March 12, 2008 / 12:18 AM / 12 years ago

Google gets DoubleClick, shareholders applaud

BRUSSELS/SAN FRANCISCO (Reuters) - Google Inc won approval on Tuesday from the European Commission of its planned acquisition of DoubleClick Inc and promptly closed the deal, sending its stock 6 percent higher.

A Google search page is seen through the spectacles of a computer user in Leicester, central England July 20, 2007. Google won unconditional approval from the European Commission on Tuesday to buy rival Web advertiser DoubleClick for $3.1 billion, despite objections from rivals and privacy advocates. REUTERS/Darren Staples

The move will allow the Web search and advertising leader to accelerate its move into the market for corporate banner and display ads, where it has little business, and fulfill an expansion plan that has been on hold for a year.

Separately, a New York federal judge capped possible damages media conglomerate Viacom Inc can seek in its $1 billion lawsuit alleging Google was negligent allowing pirated programs on its YouTube online video sharing service.

The raft of favorable news, coming on a buoyant day for U.S. stock markets when the Dow Jones index closed up 3.6 percent, countered a string of bad news that has had Wall Street debating whether Google’s rapid growth is slowing.

Google shares enjoyed a minor rally, gaining 6.3 percent to $440, as the stock began to reverse a sharp decline since the start of 2008, when it stood near $700.

Shares hit 17-month lows on Monday and remain off 36 percent so far this year after jumping 50 percent in 2007.

The Web search leader has been hampered in moves to expand into the market for corporate brand ads through its 2007 merger with DoubleClick and into the emerging video advertising market through its acquisition of YouTube in 2006.

“Google has kind of languished strategically over the past year,” Sanford C. Bernstein analyst Jeffrey Lindsay said. “The strategy for 2007 was really put on ice for quite some time.”

“It looks like Google is starting to make headway,” the Wall Street analyst said. “They are coming back on something of a roll — the wait-and-see period is coming to an end.”

The EU approval of the $3.1 billion DoubleClick deal came despite objections from rivals and privacy advocates and followed an in-depth investigation by European competition officials. The merger, announced a year ago, was given a go-ahead by U.S. antitrust authorities late last year.

Software giant Microsoft, Internet rival Yahoo and AT&T Inc, the largest U.S. telephone company, had pressed regulators to block the Google-DoubleClick deal, arguing it gave Google too much power in online ad markets.

Within hours of the European Commission’s approval of the DoubleClick deal, Google announced it had sealed the deal.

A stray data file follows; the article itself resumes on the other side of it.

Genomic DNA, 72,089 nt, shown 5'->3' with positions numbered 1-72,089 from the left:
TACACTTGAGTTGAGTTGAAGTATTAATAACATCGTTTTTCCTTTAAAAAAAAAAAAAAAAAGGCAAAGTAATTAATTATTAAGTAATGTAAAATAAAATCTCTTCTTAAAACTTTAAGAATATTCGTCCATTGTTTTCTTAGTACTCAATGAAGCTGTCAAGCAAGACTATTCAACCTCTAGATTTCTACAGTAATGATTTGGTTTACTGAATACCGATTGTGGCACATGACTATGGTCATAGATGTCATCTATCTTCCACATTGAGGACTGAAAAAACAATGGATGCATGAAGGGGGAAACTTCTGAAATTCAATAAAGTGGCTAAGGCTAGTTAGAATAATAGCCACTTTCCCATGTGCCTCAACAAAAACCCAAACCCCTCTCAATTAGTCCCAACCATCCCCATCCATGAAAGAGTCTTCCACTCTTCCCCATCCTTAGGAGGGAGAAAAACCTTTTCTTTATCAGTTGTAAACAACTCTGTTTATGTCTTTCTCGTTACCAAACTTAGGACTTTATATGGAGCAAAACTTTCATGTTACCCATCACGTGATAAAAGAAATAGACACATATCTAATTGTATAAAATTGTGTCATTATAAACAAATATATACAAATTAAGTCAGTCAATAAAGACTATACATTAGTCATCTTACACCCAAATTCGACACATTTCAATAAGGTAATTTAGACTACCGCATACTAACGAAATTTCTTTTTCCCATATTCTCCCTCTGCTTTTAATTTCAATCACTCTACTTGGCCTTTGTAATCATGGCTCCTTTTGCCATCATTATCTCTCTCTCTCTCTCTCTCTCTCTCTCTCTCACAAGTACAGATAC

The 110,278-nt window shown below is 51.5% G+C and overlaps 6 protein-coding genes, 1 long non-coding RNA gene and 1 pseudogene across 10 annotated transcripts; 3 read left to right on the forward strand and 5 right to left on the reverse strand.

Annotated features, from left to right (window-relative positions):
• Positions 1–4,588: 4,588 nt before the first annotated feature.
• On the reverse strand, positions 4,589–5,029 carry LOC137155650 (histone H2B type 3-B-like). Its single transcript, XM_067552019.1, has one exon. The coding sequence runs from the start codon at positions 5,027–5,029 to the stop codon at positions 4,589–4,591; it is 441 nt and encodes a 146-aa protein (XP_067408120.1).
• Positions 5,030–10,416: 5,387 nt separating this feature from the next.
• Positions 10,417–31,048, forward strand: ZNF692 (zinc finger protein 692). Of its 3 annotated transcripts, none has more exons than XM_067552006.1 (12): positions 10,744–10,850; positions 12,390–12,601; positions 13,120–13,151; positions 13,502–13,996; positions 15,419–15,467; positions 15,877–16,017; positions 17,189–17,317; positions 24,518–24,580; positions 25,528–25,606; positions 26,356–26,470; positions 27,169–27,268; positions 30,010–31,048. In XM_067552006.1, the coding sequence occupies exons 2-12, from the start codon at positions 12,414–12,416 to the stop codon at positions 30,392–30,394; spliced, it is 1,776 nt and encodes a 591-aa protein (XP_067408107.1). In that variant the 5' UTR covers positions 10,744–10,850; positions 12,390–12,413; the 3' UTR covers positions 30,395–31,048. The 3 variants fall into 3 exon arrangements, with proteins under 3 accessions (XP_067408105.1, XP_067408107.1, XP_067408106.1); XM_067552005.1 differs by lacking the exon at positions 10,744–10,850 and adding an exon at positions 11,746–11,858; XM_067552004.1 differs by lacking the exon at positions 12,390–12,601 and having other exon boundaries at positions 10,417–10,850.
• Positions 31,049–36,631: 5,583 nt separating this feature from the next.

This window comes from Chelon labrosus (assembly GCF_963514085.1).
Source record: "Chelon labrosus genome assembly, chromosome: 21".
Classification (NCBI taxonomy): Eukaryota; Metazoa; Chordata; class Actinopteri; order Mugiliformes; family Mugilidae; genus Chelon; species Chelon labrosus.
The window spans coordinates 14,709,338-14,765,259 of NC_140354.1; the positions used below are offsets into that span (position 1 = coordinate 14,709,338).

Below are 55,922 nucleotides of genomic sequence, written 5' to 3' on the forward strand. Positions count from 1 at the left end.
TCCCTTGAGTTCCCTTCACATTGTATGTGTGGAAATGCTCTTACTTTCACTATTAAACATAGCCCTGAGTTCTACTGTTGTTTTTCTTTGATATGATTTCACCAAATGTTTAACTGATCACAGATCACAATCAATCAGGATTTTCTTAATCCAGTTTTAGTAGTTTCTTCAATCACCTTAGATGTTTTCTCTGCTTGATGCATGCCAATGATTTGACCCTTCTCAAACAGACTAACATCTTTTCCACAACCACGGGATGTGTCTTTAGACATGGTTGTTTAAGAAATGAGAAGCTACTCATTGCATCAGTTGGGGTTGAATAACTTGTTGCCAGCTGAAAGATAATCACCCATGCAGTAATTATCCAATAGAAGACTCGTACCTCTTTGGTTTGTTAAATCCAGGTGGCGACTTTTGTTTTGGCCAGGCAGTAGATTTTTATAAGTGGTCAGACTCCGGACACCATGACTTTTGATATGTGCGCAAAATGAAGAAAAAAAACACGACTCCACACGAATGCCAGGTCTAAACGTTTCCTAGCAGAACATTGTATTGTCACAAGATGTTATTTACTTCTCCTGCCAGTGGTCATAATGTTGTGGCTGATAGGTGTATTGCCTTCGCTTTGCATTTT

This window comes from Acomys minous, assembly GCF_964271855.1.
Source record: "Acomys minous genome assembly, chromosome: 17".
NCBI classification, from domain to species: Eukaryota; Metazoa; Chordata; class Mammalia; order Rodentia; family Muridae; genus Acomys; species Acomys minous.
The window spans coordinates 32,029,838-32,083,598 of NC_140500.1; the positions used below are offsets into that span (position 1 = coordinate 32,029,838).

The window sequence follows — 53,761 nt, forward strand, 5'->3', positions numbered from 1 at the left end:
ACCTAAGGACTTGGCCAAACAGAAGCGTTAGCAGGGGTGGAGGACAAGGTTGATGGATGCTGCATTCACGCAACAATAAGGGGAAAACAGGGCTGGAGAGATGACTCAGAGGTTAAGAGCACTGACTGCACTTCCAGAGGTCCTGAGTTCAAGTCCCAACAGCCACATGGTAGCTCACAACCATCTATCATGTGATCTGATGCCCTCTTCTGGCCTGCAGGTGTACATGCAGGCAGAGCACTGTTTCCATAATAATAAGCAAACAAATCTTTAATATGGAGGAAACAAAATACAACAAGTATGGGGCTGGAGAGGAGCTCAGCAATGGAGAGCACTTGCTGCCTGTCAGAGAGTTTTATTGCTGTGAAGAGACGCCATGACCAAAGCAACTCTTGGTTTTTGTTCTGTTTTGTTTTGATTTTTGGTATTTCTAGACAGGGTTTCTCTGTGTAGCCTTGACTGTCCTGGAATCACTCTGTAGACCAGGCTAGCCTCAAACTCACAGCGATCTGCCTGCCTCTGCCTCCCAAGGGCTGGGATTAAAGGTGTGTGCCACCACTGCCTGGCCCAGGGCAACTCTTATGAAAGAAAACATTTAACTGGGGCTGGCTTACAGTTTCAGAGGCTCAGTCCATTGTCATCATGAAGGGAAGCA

Google says it has been limited by law from making detailed integration plans with DoubleClick, but by early April it expects to have a plan to cut an unspecified number of jobs in DoubleClick’s U.S. operations and, potentially, overseas.

“As with most mergers, there may be reductions in headcount. We expect these to take place in the U.S. and possibly in other regions as well,” Google said in a statement.

DoubleClick has 1,500 employees. Google had 16,805 employees at the end of 2007.


On the legal front, U.S. District Judge Louis Stanton denied a Viacom request to add punitive damages to its suit against Google, saying common law damages cannot be recovered under the Copyright Act.

A Viacom representative said the company had no comment.

The European Commission, the European Union’s executive arm, said Google and DoubleClick operate in different parts of the online advertising world and their deal was not a marriage of rivals.

Google attracts nearly two-thirds of Web searches in the United States and dominates the European Web search market with a share upward of 80 percent, according to industry data.

That gives it an edge on the simple ads it sells, which appear on its search pages. DoubleClick deals with fancy display ads that it delivers to many kinds of Web sites.

But last month, a report by Web traffic researcher comScore Inc raised fears among investors that Google may be having trouble converting its search-market leadership into paid advertising, from which it derives 99 percent of its revenue.

Many analysts countered by saying Google management’s own moves to improve the effectiveness of ads by paring back the number it delivers on each Web page explain the decline.

Bernstein’s Lindsay says investors are now focused on whether comScore’s February data for Web search advertising, due out later this month, will show a continued slump or a rebound in the number of advertisements Web visitors viewed.

The Wall Street analyst believes the data will show improvements in Google ad viewership.

“That would confirm that Google has not been damaged by the economic downturn,” said Lindsay, who recommends investors buy Google shares because they will outperform the market. He said positive news at this juncture would lead him to change his rating to “strong buy” on the stock.

Additional reporting by Paritosh Bansal and Franklin Paul in New York; Editing by William Schomberg, Quentin Bryar, John Wallace, Gary Hill

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